Topic: Laptops

Kick off your day with ZDNet's daily email newsletter. It's the freshest tech news and opinion, served hot. Get it.

Talkback

8 comments
Log in or register to join the discussion
  • Chipset preferences

    "my fellow blogger George Ou says he has a preference for Broadcom-based devices".

    In the past, I've preferred Broadcom or Atheros because they offered 802.11g or 802.11 a/b/g when Intel did not. Currently, the Intel wireless chipset has caught up in this regard with their own 802.11 a/b/g offering so I'm fine with the Intel chipset too. Within the next few months, I'm really looking forward to Airgo's True AG chipset with superior speed and range.
    george_ou
    • Turion flavors

      It's quite possible that laptop manufacturers use the ML because it's capable of higher clock rates. Alas, Intel's "GHz marketing" still dominates the business, even for laptops where it's patent nonsense.

      Beyond that, there are a couple of other possibilities. One is that the TDP [1] comparison between the ML and MT oversimplifies too much. AMD's TLP definition is based on flat-out maximum power, but that's not what really affects battery life -- in real use, the ML and MT may not be that different.

      Another is that those round numbers are suspicious. Few things in electronics round out quite so neatly, and the ML and MT TDPs are the same for each regardless of clock frequency. In practice it may turn out that AMD unwisely rounded the MT up by a larger margin. I've been trying to track down the detailed specs for the Turion, but AMD doesn't seem to have made them readily available.

      I did run across Intel's Pentium M power, by the way -- the TDP is 27 watts, but the peak power is actually 33.6 at 1.7 GHz and doesn't include the DRAM controller like the AMD. Since AMD has used peak power as TDP for their other processors, I'm inclined to suspect that the Turion is very close to the Pentium M on power until I see some real specs from AMD.

      [1] Thermal Design Power -- precise definitions vary, but it's supposed to be the power that the cooling system should be prepared to handle.
      Yagotta B. Kidding
      • Wrong button

        Above should have been posted at top level.
        Yagotta B. Kidding
      • Pentium M 1.4 GHz has 10 W spec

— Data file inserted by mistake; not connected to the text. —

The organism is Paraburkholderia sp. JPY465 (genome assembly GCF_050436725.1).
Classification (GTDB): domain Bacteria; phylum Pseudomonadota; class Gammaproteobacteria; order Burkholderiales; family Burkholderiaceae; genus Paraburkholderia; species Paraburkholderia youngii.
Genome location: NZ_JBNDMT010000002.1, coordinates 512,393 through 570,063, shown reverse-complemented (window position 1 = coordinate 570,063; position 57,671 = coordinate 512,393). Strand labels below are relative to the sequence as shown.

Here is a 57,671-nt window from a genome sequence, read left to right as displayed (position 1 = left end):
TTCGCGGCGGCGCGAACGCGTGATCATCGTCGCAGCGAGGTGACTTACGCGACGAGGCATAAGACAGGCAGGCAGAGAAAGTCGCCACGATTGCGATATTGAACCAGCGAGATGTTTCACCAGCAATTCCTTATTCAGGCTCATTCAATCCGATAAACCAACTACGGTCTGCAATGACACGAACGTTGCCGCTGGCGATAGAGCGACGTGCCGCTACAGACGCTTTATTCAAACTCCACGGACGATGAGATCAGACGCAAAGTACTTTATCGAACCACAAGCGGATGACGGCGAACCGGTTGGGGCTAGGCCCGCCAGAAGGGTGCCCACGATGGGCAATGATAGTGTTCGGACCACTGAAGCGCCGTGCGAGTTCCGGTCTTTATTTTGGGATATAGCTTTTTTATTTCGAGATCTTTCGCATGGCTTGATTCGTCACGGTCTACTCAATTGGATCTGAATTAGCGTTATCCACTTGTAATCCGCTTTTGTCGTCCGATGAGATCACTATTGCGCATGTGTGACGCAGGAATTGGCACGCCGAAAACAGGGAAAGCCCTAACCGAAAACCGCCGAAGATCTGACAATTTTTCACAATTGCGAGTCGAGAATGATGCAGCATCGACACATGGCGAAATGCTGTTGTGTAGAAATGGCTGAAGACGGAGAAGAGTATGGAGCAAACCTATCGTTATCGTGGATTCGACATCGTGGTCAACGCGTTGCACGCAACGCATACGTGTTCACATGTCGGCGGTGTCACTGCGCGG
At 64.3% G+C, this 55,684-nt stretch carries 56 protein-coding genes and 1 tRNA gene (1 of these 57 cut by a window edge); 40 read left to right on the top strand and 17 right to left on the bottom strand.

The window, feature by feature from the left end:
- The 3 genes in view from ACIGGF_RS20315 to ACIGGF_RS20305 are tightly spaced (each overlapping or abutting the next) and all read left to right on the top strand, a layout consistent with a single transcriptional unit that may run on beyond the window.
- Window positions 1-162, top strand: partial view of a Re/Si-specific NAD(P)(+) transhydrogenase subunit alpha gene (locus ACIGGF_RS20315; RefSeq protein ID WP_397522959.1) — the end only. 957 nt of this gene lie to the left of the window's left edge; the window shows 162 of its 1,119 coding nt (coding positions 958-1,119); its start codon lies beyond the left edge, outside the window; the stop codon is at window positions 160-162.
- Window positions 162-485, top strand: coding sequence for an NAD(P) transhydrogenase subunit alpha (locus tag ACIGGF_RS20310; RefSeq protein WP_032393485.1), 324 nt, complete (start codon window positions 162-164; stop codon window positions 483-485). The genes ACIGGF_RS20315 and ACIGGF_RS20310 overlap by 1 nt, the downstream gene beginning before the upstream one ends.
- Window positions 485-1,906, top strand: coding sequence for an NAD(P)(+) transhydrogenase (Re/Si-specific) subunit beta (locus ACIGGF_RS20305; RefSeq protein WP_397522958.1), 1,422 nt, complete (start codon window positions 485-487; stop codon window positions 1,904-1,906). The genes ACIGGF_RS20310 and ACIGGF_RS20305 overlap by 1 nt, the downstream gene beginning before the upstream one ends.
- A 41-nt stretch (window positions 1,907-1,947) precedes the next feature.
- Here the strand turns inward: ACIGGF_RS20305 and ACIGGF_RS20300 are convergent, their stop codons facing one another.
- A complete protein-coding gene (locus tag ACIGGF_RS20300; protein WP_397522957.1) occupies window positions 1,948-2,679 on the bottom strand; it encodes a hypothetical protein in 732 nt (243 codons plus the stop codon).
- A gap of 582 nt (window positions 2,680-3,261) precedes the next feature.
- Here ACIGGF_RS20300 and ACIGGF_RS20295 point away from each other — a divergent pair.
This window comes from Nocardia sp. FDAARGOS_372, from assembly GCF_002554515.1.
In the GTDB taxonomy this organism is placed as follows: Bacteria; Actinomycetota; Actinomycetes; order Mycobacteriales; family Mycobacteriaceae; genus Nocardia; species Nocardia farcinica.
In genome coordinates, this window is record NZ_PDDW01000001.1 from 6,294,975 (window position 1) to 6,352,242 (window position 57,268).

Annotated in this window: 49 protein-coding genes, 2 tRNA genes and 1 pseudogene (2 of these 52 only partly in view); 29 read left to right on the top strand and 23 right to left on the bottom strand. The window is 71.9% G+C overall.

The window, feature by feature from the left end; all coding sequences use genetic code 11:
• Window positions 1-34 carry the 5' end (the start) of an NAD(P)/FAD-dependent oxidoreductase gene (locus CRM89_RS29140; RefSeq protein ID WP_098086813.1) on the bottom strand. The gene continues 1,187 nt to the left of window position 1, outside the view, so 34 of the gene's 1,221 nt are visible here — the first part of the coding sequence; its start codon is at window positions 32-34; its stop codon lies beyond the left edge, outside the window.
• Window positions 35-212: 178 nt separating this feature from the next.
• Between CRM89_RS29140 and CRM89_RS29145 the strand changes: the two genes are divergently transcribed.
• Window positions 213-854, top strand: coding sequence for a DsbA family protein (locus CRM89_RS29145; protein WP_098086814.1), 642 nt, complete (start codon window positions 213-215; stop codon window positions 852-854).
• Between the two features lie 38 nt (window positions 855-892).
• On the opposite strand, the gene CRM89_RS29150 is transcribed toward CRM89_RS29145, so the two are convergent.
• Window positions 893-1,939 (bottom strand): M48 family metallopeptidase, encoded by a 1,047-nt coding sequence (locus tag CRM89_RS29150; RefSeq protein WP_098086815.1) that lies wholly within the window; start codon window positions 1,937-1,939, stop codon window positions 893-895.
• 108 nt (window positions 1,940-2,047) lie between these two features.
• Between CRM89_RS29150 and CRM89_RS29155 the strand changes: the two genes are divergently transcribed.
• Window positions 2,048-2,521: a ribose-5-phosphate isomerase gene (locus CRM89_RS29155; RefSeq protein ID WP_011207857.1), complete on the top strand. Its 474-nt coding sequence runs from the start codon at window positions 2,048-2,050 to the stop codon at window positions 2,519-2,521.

The Pentium M 1.4 GHz low voltage processor has a 10 watt specification. I don't think AMD plays in this market of thin and light notebooks with 12 to 14 inch screens.

        Intel's ultra low voltage products are about 5 watts and are designed for embedded applications.
        george_ou
        • Depending

          [i]The Pentium M 1.4 GHz low voltage processor has a 10 watt specification.[/i]

          If you underclock the Pentium M low enough, you can get the core dissipation down to about 4.5 watts, plus whatever the FSB draws (1.25 W on average, when active.) Of course, that's at 600 MHz and is maximum power, not TDP.

          At 1.4 GHz, Intel's data sheet specs 19 amps at 1.484 volts, plus PLL and FSB termination. That's a bit more than 10 watts, but they may have improved their yields to the point that they can turn down the voltage. If so, they'd have to run the processor at a core voltage of just over a volt to hit 10 watts.

          Keep in mind, as always, that the numbers you're quoting are Thermal Design Power, and as Intel notes in Table 23, Footnote 1, Page 70: "The Thermal Design Power (TDP) specification should be used to design the processor thermal solution. The
          TDP is not the maximum theoretical power the processor can dissipate."
          Yagotta B. Kidding
          • The point is, it's lower

            That's fine, the point is that it is significantly less than the current Turion chips. Intel Pentium M 90nm chips are rated at 5 to 27 watts and AMD Turion is rated at 25 to 35 watts.

            I have a hard time believing that AMD will spec their rating more conservatively. They usually do the opposite and over state their specs. AMD has been known to play fast and loose with their own processor speed ratings.
            george_ou
          • Conservatism

            [i]I have a hard time believing that AMD will spec their rating more conservatively. They usually do the opposite and over state their specs. AMD has been known to play fast and loose with their own processor speed ratings.[/i]

            Oddly enough, AMD's track record on this is just the opposite. The TDP for their other processors is the maximum electrical dissipation of the family. In other words, if the 2.4 GHz processor draws 70 amps at 1.2 volts, the whole series is rated at 84 watts, even though the maximum currents and voltages for the lower-speed parts may be lower.

            What this tells me is that Intel is ahead of AMD in recognizing the marketing value of TDP and is sharpening their pencils while AMD is still shipping paper with conservative engineering data.

            The certain take-home, however, is that they define TDP differently so it's foolish to simply compare TDP numbers if you actually care about power, either for cooling or battery life. That in turn takes us back to DB's complaint that OEMs are holding their test results close to their vests, denying consumers information necessary to make informed decisions.
            Yagotta B. Kidding
          • I have a bigger problem with the inflated processor rating numbers

            They've done this more than once in the past. This was done before the Athlon era, and done when AMD announced the first Athlon 3200+. The first 3200+ wasn't even close to the first Intel Pentium 4 3.2 GHz processor.
            george_ou